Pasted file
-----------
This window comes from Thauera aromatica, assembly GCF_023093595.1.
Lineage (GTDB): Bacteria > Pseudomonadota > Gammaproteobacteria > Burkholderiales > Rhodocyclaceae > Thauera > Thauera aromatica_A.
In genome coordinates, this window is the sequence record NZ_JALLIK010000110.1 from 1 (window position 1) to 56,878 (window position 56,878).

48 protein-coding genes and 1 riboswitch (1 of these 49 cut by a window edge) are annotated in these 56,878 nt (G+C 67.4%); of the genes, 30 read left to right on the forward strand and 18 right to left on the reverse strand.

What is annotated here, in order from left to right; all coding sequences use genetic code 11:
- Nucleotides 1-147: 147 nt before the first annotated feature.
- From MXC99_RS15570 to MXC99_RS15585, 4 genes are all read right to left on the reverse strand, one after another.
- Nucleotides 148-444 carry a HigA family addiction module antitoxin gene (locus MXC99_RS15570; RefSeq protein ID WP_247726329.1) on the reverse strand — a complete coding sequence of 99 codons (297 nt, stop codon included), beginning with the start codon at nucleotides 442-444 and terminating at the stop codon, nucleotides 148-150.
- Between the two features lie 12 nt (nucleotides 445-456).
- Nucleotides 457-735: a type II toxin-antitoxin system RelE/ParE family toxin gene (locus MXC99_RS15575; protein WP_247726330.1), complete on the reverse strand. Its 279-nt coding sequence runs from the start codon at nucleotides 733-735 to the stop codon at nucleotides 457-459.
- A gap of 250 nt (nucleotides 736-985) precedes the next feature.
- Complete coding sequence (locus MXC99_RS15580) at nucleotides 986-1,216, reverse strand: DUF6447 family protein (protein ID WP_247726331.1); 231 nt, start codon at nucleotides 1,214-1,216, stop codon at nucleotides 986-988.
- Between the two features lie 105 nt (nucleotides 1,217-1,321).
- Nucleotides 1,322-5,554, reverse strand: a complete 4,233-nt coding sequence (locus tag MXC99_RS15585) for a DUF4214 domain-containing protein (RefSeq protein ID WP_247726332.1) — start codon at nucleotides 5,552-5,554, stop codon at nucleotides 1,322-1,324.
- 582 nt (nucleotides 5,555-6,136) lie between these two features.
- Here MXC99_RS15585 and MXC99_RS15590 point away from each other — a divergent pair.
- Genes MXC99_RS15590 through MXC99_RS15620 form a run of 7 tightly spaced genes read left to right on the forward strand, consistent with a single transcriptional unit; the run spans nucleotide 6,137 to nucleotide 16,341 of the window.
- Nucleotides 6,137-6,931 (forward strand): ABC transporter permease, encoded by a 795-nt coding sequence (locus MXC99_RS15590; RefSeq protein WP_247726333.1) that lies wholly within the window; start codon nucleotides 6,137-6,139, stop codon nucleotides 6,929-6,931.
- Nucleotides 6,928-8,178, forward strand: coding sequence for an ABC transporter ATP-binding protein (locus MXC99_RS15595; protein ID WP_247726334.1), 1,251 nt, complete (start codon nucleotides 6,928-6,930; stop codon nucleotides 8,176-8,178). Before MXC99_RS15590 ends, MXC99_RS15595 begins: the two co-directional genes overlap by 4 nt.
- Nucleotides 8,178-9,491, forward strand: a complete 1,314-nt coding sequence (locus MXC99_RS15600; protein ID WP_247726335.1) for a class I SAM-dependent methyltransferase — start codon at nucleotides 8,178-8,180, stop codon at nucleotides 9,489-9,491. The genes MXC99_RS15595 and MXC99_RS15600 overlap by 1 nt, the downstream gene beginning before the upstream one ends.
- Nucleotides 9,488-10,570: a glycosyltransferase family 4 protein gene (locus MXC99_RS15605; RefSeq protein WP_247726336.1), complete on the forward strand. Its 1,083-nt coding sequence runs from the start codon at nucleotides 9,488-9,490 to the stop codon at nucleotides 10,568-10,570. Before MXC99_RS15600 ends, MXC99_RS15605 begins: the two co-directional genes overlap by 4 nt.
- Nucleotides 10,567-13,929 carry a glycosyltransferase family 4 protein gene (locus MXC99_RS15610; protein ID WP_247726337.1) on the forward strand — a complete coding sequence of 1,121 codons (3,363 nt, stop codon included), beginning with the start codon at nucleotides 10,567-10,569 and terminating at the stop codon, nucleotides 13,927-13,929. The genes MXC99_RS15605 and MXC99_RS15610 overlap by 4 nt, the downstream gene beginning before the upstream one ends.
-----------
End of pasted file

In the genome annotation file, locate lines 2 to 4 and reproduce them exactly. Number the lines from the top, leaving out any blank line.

Lineage (GTDB): Bacteria > Pseudomonadota > Gammaproteobacteria > Burkholderiales > Rhodocyclaceae > Thauera > Thauera aromatica_A.
In genome coordinates, this window is the sequence record NZ_JALLIK010000110.1 from 1 (window position 1) to 56,878 (window position 56,878).

48 protein-coding genes and 1 riboswitch (1 of these 49 cut by a window edge) are annotated in these 56,878 nt (G+C 67.4%); of the genes, 30 read left to right on the forward strand and 18 right to left on the reverse strand.